Water treatment

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NI Water has urged government to back its business plans that include opportunities for other stakeholders to utilise its infrastructure and resources to achieve shared climate change mitigation goals.
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Vodafone's head of innovation Danny Kelly tells Utility Week about its new software platform that he says will allow water companies to combine data from both new hardware and legacy assets to create smarter networks.
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Utility Week hears initial thoughts from the water sector on the first draft of Defra’s strategic policy statement to Ofwat, with commentators warning that it lacks the detail required to trigger the investment needed at PR24 if the government is serious about tackling river pollution and decarbonisation.
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Thames Water has set out plans to go beyond carbon net-zero goals with an ambition to enter carbon neutrality by 2040. The routemap highlights wastewater treatment as the area most in need of attention, but with opportunities included.
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South Staffs has secured government funding of £10 million under the Green Recovery Challenge that enabled it to upgrade its largest water treatment plant to a ceramic filtration system that will save around 1,000 tonnes carbon annually. The company plans to invest around £55 million upgrading two treatment works during AMP7.
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Anglian is tendering for partners under the direct procurement for customers (DPC) scheme to deliver a £100 million treatment plant as part of its transfer project to move water from north to south
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Anglian Water has set out a twin-track approach to reaching net-zero emissions by 2030, including a “stretch” pathway that shows what could be achieved with additional funding and policy levers.
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The Environment Agency has proposed allowing water companies up to 25 years to deliver on environmental programmes and extending the timeframe for the Water Industry National Environmental Programme (WINEP) from five to ten years.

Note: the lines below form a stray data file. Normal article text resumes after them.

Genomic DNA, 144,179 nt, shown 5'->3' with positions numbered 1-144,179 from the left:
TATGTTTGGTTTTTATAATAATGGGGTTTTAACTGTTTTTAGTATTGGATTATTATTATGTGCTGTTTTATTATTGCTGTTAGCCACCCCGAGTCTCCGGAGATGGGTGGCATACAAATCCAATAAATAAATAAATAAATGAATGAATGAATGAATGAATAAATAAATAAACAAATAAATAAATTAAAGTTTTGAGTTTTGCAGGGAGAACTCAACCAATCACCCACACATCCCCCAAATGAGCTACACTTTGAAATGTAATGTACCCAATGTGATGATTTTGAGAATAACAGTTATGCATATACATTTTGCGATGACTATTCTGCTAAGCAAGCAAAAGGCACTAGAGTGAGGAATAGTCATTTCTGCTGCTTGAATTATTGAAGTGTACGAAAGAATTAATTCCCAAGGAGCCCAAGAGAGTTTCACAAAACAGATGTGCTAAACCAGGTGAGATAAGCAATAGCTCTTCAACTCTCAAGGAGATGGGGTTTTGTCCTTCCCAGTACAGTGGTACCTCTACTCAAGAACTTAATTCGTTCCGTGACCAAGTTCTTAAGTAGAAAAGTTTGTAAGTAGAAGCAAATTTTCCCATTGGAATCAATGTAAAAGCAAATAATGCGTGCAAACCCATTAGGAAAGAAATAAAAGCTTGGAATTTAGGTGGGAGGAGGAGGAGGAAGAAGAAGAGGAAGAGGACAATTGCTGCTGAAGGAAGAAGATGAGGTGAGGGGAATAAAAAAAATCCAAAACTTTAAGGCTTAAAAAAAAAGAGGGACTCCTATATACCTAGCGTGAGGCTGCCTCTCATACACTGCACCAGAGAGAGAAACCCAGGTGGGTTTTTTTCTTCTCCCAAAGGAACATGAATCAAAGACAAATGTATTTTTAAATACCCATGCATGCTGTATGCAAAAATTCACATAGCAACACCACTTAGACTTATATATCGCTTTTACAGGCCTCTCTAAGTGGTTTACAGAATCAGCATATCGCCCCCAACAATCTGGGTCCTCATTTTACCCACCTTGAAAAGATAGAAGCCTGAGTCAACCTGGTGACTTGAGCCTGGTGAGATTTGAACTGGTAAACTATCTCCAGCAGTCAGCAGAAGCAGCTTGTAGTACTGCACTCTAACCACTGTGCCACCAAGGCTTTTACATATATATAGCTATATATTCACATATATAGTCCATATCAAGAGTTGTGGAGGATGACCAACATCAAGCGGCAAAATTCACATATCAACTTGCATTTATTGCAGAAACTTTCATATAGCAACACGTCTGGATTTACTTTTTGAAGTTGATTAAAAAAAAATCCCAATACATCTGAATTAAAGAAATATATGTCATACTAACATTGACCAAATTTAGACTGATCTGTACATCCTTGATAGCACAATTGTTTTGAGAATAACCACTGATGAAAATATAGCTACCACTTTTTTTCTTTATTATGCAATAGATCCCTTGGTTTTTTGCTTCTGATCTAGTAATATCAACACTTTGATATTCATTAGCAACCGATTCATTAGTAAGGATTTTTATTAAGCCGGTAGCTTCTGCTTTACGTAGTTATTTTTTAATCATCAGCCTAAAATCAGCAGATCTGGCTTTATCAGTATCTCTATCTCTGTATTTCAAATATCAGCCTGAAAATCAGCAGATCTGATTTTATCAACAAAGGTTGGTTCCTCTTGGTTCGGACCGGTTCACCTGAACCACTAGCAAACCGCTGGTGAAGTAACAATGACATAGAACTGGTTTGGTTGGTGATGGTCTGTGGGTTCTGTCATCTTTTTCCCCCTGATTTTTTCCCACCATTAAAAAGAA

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Ofwat’s final decision on extra investment in green recovery schemes on top of the PR19 packages has seen the total fall from £850 million in May’s draft announcement to £793 million today. This is as a result of Thames Water – one of the five companies to submit green recovery plans – reducing the size of its smart metering programme after the regulator cast doubt on its deliverability.
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Yorkshire has set its targets for reaching net zero by 2030 including electrifying all cars and vans as well as rolling out zero-emission tankers and trucks. Partnerships will be key to the plans and cutting carbon will be made central to every business decision.
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Water UK's director of policy Stuart Colville tells Utility Week the government needs to match the water sector's ambition to meet demand management goals and to improve sewerage systems
Analysis
United Utilities and conservation charity RSPB have formalised a partnership to restore and enhance catchments following a 10-year pilot in the North West. The groups hope to tap into green finance initiatives to fund land management projects
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SES Water has reported missing its target to lower per capita consumption (PCC) due to “soaring” use in lockdown. However, leakage targets were met and efforts to increase communications with its vulnerable billpayers led to 90 per cent feeling supported.
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Thames Water has set up a fast-track pollution reporting system for members of the public to report incidents. The company said it would send a dedicated team to assess the situation within two hours.
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The UK water utilities industry is under greater stress than at any other time in its history. It’s not just about external forces such as changes in usage trends and climate change as well as scarcity and unpredictability of supply. It’s also partly because most of our water infrastructure was designed and built in the Victorian era, if not earlier (the world’s first city-level water transfer project, completed in 1613, remains one of London’s main water resources). And of course we cannot forget the huge drive towards digital transformation.
Market insight
The highly anticipated news that Defra was introducing mandatory water efficiency labels was universally welcomed by the water industry, but what will it actually achieve? Utility Week speaks to the sector about the decision not to be equally ambitious on building regulations.
Analysis
SES has set out what it calls a demand-led approach to cutting 2,400 tonnes of carbon each year by 2030. This will include engagement with customers and stakeholders to reduce the amount of water that needs abstracting, treating and pumping as well as efforts to phase out fossil fuels in the coming decade.
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